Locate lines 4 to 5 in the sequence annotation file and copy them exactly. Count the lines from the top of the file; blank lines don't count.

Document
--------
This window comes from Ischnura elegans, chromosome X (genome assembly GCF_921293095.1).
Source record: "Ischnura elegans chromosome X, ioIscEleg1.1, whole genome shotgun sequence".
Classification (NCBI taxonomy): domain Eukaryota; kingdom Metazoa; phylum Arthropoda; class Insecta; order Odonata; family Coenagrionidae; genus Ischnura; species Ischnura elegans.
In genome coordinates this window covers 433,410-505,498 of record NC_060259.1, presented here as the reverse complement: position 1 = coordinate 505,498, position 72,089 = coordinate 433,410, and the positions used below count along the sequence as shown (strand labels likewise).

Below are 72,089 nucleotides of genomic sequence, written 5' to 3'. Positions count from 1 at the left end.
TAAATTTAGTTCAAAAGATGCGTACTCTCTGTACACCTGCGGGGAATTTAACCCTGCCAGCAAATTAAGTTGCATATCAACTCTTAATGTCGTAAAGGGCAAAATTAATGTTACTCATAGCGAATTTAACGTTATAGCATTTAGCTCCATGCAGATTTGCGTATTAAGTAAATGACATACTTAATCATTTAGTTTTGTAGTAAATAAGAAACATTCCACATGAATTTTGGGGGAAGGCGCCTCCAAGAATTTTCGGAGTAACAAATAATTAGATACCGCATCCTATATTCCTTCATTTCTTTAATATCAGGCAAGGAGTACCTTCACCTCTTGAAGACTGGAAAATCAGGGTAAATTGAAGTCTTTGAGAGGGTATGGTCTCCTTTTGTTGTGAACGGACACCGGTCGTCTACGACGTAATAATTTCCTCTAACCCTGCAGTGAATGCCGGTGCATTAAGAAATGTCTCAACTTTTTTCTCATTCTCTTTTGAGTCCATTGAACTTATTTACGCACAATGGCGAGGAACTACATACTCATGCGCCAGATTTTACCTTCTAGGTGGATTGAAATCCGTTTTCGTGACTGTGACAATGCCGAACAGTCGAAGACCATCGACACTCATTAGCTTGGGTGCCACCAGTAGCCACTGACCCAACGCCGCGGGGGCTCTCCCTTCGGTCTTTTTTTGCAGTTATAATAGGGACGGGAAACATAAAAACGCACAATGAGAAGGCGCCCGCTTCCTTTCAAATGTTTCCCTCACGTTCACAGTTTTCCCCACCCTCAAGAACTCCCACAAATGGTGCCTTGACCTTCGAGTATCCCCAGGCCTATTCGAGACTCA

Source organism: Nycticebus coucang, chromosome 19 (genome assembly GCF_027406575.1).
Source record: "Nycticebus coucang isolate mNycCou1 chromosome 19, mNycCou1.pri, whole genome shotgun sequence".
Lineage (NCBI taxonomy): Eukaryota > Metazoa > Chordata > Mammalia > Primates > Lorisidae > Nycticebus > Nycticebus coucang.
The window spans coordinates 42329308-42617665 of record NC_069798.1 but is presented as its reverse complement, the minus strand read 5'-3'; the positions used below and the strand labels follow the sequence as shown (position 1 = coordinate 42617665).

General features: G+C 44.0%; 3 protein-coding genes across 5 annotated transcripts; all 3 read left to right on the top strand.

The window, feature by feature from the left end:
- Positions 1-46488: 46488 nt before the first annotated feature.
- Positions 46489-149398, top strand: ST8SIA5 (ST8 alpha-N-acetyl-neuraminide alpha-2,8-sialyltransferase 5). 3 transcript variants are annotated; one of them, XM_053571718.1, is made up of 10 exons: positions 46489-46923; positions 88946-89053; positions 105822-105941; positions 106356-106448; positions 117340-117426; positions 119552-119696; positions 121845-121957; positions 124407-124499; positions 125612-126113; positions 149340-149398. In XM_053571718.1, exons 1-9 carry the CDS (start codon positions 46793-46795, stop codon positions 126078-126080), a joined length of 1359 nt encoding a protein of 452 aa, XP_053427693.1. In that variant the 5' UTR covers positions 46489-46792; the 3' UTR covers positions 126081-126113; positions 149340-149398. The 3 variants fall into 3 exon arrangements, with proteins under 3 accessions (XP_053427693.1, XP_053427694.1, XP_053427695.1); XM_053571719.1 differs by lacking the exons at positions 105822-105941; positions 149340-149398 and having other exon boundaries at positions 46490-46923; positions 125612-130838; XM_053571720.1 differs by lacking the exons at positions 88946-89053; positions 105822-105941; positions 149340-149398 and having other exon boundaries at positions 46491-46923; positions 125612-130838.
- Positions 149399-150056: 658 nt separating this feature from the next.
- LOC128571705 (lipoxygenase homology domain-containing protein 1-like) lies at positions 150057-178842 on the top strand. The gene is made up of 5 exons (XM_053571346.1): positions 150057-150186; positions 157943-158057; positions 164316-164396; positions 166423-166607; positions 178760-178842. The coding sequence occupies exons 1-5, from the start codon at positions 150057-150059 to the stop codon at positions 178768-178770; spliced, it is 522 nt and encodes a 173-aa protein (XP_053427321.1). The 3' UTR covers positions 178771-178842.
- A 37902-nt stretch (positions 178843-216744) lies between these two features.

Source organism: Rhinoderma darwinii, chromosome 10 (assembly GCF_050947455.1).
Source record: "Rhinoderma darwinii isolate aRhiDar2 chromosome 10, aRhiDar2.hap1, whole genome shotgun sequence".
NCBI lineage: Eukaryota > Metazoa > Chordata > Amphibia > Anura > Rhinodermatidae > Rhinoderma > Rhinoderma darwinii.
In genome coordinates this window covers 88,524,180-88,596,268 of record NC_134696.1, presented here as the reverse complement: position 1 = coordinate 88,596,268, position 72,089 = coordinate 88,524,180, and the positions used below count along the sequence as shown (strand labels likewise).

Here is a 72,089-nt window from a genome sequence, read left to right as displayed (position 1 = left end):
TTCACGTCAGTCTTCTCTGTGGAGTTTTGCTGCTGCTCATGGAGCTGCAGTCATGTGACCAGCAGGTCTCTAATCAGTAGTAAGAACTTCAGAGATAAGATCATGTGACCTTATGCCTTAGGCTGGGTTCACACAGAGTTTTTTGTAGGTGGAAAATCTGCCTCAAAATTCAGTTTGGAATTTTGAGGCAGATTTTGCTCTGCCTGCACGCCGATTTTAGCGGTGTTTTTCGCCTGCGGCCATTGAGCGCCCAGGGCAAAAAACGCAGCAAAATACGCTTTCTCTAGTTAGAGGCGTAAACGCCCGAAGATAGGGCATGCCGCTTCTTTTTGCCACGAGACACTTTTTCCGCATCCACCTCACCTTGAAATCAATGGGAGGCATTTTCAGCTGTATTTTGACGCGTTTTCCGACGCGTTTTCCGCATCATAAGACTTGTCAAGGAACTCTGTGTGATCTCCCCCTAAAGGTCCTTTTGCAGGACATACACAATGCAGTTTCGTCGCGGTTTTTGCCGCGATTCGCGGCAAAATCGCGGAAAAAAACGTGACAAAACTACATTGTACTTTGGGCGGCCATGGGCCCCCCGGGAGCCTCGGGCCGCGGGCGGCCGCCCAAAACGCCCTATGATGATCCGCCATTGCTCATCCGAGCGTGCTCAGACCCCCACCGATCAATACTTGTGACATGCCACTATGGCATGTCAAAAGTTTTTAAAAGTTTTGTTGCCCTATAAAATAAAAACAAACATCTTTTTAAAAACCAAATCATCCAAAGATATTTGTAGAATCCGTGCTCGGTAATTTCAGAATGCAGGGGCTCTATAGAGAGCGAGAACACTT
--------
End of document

In genome coordinates this window covers 433,410-505,498 of record NC_060259.1, presented here as the reverse complement: position 1 = coordinate 505,498, position 72,089 = coordinate 433,410, and the positions used below count along the sequence as shown (strand labels likewise).

Below are 72,089 nucleotides of genomic sequence, written 5' to 3'. Positions count from 1 at the left end.